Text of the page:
By: Ashley Majetic
“Teaching is what you do WITH your dog; Conditioning is what you do TO a dog”
Chad Mackin, Dog Training Conversations Podcasts
Think about it for a moment……………..alright, maybe take five or ten minutes. It took me almost a full day to truly comprehend this and make a connection and correlation to what aspect of training I really enjoy. I know the sentence was not intended for how I connected it, but that’s the beauty of this statement. It truly was meant in an attempt to reference Pavlov’s classical conditioning, BUT it meant a little more to me. It is no secret that I love weight pull. I started offering it and teaching it because I saw so many benefits to owners and their dogs. The very thing that drew me to the sport was this talk and hype about “relationship”. My mentor, Jay, kept telling me “you have to BE with your dog, you have to LEARN your dog”. Weight pull is all about relationship and your dog’s willingness to pull FOR you. No treats, collars, or toys. JUST YOU.
OK, I get it… but HOW do I do that? Is there a template, an outline or process that I can follow to get this “magical relationship”? Unfortunately there isn’t. It is a process, a journey more or less that is very individual. Most weight pull folk, at least those who have been in it a LONG time, have some great dogs, dogs that will pull heavy. What I started noticing is that those dogs have been started SO young; they have become “conditioned” to it. It’s like instinctively they know that when the harness goes on- they pull…..…Hard. It is a routine and a habit; it is consistent. In all honesty, it isn’t a bad thing. Those dogs are very successful in the sport. Drag work is conditioning. Less emphasis on obedience, no gear or training tools, just you, your dog in a harness, and a large open space. Muscle memory begins and cardiovascular endurance builds. The “work” put into weight pull is what you do “to” your dog. Conditioning is DOING.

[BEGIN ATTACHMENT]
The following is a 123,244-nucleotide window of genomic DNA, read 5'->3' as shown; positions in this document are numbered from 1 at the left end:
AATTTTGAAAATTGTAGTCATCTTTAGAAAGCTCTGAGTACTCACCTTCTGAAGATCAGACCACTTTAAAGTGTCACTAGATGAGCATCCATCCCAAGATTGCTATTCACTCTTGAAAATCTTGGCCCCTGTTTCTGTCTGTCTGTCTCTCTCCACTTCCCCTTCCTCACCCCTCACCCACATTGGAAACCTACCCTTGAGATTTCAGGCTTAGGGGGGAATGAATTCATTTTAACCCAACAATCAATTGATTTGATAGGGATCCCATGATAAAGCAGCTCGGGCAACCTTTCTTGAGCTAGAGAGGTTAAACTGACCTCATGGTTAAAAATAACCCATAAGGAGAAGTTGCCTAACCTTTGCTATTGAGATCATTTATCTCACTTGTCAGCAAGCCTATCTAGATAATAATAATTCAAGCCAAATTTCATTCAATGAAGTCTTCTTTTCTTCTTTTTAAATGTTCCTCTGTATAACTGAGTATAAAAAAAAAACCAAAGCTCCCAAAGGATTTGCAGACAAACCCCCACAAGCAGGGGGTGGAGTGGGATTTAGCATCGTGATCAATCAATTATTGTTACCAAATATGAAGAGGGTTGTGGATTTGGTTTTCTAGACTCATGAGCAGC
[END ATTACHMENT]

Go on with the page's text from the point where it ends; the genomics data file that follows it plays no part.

What about teaching? Where is the correlation in weight pull and teaching? WELL- that is what sparked me to write this. THAT very question is the missing piece….at least for me. I could take my dog out ALL day and make her pull chains, car tires, and heavy equipment…. I could “condition” her, and she would do well. I can give her a command and make her do it. Teaching, however, is something that you do WITH your dog. It takes the BOTH of you. You become a team when you learn from each other. You learn how to communicate with one another, what the other one likes and dislikes, how each other “thinks” or views the world around them. You find the relationship component there. The dog’s willingness to pull FOR you, when physical fatigue and mental exhaustion have set in, solely becomes dependent on that relationship that you have built…together. The relationship doesn’t happen overnight, it isn’t meant to. It is built, worked at everyday, constantly trying to improve one another. Every moment in dog training, even weight pull, is a teachable one. You can help your dog learn “right from wrong”, guide them on how to make good and bad decisions on his or her own. You are each other’s greatest teachers, no matter the task or sport. For me, weight pull helped me to see this concept. Teaching is key…(weird, I know.) It isn’t about the weight, the fastest time on the course, or the duration of a “down”. It’s about that “relationship”, mutual love and respect………….. and that can’t be conditioned.